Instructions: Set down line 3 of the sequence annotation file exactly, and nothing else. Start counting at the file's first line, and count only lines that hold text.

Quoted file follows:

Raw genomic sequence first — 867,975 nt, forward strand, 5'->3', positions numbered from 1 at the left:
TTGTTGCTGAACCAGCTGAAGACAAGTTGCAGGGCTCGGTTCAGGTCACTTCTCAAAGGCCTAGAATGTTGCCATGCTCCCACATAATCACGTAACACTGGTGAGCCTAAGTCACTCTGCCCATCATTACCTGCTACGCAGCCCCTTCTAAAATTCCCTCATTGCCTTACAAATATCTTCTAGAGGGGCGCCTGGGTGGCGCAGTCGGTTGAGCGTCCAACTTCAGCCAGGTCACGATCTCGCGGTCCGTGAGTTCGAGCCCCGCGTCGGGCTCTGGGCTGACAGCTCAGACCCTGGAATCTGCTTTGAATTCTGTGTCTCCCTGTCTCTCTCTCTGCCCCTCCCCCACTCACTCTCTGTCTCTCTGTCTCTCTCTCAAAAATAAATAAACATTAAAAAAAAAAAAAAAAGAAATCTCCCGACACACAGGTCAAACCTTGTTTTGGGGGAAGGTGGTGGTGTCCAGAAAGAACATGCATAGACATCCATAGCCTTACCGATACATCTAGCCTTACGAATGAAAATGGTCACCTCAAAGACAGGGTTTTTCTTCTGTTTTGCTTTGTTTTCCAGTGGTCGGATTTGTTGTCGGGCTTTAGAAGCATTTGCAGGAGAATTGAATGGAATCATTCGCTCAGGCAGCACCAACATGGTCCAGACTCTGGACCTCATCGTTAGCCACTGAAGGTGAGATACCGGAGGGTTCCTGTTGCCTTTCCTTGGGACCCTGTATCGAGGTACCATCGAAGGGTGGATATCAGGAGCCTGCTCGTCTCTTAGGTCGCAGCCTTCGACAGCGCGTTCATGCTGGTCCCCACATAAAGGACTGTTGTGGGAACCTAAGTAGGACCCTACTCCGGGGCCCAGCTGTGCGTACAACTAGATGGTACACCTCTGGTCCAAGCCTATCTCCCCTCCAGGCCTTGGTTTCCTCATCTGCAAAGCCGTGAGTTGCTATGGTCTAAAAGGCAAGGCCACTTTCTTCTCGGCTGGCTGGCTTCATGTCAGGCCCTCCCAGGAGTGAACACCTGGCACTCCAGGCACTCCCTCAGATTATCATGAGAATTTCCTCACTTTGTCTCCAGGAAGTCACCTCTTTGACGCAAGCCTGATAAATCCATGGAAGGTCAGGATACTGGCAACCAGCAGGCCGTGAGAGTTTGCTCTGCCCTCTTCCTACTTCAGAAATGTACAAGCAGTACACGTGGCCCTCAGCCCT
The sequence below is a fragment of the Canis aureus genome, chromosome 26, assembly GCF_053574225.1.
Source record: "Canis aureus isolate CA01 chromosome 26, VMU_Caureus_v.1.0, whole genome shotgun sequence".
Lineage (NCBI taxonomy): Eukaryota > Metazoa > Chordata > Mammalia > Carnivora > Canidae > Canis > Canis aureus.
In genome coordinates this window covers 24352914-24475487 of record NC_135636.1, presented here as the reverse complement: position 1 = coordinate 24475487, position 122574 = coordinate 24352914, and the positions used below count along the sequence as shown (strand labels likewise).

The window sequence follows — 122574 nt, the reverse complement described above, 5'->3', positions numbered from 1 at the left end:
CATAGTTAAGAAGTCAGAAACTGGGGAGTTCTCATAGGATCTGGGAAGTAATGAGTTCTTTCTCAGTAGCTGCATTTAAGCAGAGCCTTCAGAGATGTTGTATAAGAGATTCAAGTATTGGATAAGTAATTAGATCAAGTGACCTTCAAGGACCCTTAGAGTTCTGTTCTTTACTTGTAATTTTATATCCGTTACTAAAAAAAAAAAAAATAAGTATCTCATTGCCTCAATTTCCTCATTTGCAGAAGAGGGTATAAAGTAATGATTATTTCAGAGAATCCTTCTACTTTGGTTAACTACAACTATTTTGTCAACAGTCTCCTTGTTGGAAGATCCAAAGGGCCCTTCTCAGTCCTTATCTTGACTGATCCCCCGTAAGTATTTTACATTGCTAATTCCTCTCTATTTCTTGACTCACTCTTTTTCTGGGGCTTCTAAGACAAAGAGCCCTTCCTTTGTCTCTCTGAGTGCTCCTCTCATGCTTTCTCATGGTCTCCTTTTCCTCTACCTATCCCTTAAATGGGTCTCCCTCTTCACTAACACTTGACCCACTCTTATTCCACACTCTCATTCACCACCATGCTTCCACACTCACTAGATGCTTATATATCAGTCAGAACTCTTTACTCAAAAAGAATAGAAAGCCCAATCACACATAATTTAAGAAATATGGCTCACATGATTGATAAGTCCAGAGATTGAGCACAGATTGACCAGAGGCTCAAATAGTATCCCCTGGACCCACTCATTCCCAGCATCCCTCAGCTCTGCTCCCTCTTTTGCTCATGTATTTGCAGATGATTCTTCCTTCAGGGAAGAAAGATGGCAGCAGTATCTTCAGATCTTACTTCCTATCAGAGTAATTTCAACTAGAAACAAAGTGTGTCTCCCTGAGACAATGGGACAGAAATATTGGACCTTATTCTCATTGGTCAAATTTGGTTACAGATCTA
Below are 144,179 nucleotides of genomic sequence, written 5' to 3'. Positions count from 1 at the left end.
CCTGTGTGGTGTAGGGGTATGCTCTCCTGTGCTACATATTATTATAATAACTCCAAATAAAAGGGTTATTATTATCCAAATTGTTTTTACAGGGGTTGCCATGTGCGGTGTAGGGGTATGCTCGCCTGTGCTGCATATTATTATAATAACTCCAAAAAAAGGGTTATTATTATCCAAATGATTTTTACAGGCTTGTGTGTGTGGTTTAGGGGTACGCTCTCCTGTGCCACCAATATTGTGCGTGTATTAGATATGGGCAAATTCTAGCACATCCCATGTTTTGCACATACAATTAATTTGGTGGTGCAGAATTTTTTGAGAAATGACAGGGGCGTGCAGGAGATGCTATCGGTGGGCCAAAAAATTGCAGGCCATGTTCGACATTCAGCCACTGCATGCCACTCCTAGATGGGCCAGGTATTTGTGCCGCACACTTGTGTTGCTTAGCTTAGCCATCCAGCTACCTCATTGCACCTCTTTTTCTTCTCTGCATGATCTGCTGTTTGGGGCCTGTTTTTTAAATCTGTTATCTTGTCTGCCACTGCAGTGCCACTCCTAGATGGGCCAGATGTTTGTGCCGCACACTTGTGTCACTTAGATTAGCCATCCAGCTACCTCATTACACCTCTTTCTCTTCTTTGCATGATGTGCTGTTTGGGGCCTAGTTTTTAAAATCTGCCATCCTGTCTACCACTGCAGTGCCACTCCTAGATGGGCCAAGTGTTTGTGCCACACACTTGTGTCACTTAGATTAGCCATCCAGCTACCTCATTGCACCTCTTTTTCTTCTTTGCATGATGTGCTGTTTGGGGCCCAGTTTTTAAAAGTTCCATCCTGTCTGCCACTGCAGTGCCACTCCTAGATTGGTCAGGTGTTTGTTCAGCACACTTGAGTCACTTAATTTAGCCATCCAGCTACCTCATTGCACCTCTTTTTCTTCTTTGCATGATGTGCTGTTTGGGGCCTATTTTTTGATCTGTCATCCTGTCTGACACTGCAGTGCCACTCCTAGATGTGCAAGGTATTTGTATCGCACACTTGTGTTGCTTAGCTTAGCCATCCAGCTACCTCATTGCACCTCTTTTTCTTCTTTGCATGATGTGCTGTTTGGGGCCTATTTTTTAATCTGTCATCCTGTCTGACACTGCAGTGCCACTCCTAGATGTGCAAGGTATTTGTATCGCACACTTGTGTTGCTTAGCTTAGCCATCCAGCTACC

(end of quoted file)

The sequence below is a fragment of the Canis aureus genome, chromosome 26, assembly GCF_053574225.1.